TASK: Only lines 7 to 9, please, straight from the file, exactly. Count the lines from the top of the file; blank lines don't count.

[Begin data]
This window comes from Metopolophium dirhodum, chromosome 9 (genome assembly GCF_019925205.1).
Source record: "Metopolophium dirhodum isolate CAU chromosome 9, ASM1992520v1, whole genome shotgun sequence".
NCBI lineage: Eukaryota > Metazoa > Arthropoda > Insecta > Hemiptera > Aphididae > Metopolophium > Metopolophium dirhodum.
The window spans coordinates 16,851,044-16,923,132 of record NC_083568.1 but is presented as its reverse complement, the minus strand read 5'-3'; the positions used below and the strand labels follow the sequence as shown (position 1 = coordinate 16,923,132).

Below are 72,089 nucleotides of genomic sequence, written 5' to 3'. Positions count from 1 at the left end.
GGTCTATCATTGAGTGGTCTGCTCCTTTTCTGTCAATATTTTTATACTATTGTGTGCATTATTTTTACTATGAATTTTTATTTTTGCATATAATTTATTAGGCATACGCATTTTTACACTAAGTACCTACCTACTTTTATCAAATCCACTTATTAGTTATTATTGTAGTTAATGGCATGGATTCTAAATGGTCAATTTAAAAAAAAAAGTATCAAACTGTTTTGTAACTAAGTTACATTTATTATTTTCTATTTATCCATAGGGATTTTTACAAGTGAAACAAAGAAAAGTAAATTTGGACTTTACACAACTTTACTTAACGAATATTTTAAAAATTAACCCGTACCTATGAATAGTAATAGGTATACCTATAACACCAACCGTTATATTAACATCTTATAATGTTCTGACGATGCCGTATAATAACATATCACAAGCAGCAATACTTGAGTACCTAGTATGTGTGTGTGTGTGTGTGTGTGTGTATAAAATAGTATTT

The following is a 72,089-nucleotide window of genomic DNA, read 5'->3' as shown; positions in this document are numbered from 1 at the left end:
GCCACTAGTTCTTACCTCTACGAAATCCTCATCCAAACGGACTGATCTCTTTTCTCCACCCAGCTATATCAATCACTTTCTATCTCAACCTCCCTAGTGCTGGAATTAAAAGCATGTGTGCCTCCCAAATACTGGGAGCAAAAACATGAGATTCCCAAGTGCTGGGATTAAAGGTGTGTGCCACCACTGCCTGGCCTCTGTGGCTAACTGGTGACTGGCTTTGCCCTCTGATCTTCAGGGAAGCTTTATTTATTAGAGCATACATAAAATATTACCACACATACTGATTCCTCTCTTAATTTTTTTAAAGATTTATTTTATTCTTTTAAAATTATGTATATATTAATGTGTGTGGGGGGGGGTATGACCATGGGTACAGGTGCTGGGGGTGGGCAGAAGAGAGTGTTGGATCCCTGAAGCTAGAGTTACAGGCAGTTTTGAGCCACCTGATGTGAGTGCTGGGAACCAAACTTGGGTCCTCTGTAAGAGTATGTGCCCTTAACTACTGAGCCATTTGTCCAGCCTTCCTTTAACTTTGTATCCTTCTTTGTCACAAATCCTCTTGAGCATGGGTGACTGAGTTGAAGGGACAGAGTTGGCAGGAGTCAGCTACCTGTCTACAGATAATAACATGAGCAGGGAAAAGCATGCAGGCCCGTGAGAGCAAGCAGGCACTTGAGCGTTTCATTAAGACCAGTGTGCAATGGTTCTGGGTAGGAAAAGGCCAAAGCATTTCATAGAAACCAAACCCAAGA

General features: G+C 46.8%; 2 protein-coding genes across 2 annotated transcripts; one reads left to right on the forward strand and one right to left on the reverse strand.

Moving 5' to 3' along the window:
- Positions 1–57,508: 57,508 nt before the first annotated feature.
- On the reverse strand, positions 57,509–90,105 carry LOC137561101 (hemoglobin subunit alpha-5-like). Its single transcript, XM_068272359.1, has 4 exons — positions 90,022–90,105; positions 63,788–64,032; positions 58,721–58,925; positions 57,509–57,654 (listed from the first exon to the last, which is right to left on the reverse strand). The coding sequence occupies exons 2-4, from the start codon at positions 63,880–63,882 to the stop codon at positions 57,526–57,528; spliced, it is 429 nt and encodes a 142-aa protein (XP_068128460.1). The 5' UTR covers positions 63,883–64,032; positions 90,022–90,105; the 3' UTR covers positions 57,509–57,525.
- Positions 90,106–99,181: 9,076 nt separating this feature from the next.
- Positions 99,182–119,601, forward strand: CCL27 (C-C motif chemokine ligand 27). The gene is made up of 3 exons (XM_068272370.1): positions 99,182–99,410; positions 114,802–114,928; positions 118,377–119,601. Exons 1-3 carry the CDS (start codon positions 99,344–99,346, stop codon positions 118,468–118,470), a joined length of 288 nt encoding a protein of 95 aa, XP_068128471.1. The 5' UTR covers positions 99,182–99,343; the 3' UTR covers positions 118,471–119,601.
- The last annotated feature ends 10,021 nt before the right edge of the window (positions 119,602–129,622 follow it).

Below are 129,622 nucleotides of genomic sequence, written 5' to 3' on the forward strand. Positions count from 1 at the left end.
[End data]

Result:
The following is a 72,089-nucleotide window of genomic DNA, read 5'->3' as shown; positions in this document are numbered from 1 at the left end:
GCCACTAGTTCTTACCTCTACGAAATCCTCATCCAAACGGACTGATCTCTTTTCTCCACCCAGCTATATCAATCACTTTCTATCTCAACCTCCCTAGTGCTGGAATTAAAAGCATGTGTGCCTCCCAAATACTGGGAGCAAAAACATGAGATTCCCAAGTGCTGGGATTAAAGGTGTGTGCCACCACTGCCTGGCCTCTGTGGCTAACTGGTGACTGGCTTTGCCCTCTGATCTTCAGGGAAGCTTTATTTATTAGAGCATACATAAAATATTACCACACATACTGATTCCTCTCTTAATTTTTTTAAAGATTTATTTTATTCTTTTAAAATTATGTATATATTAATGTGTGTGGGGGGGGGTATGACCATGGGTACAGGTGCTGGGGGTGGGCAGAAGAGAGTGTTGGATCCCTGAAGCTAGAGTTACAGGCAGTTTTGAGCCACCTGATGTGAGTGCTGGGAACCAAACTTGGGTCCTCTGTAAGAGTATGTGCCCTTAACTACTGAGCCATTTGTCCAGCCTTCCTTTAACTTTGTATCCTTCTTTGTCACAAATCCTCTTGAGCATGGGTGACTGAGTTGAAGGGACAGAGTTGGCAGGAGTCAGCTACCTGTCTACAGATAATAACATGAGCAGGGAAAAGCATGCAGGCCCGTGAGAGCAAGCAGGCACTTGAGCGTTTCATTAAGACCAGTGTGCAATGGTTCTGGGTAGGAAAAGGCCAAAGCATTTCATAGAAACCAAACCCAAGA

General features: G+C 46.8%; 2 protein-coding genes across 2 annotated transcripts; one reads left to right on the forward strand and one right to left on the reverse strand.